Will redundancy be unfair if the employer didn’t consider furlough? 2 conflicting cases
Written on 11 August 2021
Despite being in its penultimate month, the fallout from the government’s furlough scheme is already playing out in Employment Tribunals. As well as cases of furlough fraud and employers misusing the scheme, we now have some insight into how a court will deal with employers who bypassed the scheme altogether and went down the redundancy route instead.
The purpose of the furlough scheme, of course, was to save ‘viable’ jobs. When it was first introduced in April 2020, many employers were left contemplating whether the funding would be enough to protect employment in the long term or whether it was simply prolonging the inevitable. In many cases, employers decided on the latter and let people go.
This was always to be a risky move. In any redundancy situation, employers are expected to consider all reasonable alternatives, which would arguably have included utilising the scheme. Because of this, former employees are now bringing their employers to court, arguing that they were unfairly dismissed while a potential lifeline was available.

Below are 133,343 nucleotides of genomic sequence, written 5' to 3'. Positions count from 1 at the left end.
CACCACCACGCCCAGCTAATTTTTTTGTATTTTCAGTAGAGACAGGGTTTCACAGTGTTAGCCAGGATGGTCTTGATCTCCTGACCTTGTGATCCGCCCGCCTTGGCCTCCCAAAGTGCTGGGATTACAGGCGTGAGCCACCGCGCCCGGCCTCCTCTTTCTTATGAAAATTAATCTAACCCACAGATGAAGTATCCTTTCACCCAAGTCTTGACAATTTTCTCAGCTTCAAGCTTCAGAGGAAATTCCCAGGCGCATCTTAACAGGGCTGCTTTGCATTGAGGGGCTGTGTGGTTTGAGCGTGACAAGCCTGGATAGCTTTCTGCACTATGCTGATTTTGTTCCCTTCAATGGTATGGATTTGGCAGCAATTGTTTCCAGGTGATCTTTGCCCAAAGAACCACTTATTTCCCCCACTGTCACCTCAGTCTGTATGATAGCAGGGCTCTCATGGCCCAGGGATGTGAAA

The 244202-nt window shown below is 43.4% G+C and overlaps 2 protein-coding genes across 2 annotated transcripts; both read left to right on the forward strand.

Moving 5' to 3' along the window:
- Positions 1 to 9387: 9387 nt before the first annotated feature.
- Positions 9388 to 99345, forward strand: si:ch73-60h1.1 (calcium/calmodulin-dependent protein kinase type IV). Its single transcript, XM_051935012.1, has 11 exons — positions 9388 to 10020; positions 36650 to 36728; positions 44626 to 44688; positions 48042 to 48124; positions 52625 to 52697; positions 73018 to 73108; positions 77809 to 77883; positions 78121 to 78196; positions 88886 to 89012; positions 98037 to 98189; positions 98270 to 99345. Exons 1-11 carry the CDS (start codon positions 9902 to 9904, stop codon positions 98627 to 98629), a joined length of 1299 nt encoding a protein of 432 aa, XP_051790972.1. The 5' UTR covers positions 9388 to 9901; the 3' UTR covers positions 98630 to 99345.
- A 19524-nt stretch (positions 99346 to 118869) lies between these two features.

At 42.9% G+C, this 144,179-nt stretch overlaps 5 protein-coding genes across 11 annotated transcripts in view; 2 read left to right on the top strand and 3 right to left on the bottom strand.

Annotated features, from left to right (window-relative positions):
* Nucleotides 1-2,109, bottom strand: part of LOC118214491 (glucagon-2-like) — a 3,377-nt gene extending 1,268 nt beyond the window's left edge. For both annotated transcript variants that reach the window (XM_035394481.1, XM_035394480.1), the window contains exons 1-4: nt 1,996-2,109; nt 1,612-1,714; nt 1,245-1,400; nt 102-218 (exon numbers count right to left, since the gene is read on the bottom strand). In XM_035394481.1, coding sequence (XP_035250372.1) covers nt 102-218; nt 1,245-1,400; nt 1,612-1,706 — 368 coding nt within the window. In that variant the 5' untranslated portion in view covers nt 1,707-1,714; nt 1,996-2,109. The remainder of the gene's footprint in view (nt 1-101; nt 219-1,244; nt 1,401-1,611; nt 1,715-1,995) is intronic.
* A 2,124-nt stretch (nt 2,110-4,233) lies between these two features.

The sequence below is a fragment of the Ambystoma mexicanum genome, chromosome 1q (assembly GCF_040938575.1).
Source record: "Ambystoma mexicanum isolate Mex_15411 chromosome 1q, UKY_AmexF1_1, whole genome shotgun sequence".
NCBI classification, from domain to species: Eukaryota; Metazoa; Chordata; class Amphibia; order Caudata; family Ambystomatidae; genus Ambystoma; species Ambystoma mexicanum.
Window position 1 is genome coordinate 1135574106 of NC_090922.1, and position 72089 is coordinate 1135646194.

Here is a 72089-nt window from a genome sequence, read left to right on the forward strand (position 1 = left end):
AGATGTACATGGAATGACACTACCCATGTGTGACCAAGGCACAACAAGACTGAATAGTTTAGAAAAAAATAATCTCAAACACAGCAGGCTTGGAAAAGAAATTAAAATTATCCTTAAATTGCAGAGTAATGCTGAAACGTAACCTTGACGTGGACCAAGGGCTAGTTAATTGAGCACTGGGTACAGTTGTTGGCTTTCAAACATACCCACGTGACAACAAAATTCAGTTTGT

Rather confusingly, two recent cases have reached different conclusions. While both first-instance decisions – so not legally binding – they have provided an interesting glimpse into how a Tribunal might approach redundancy dismissals in situations where, on the face of it, the furlough scheme could have been utilised instead.
Mhindurwa v Lovingangels Care Limited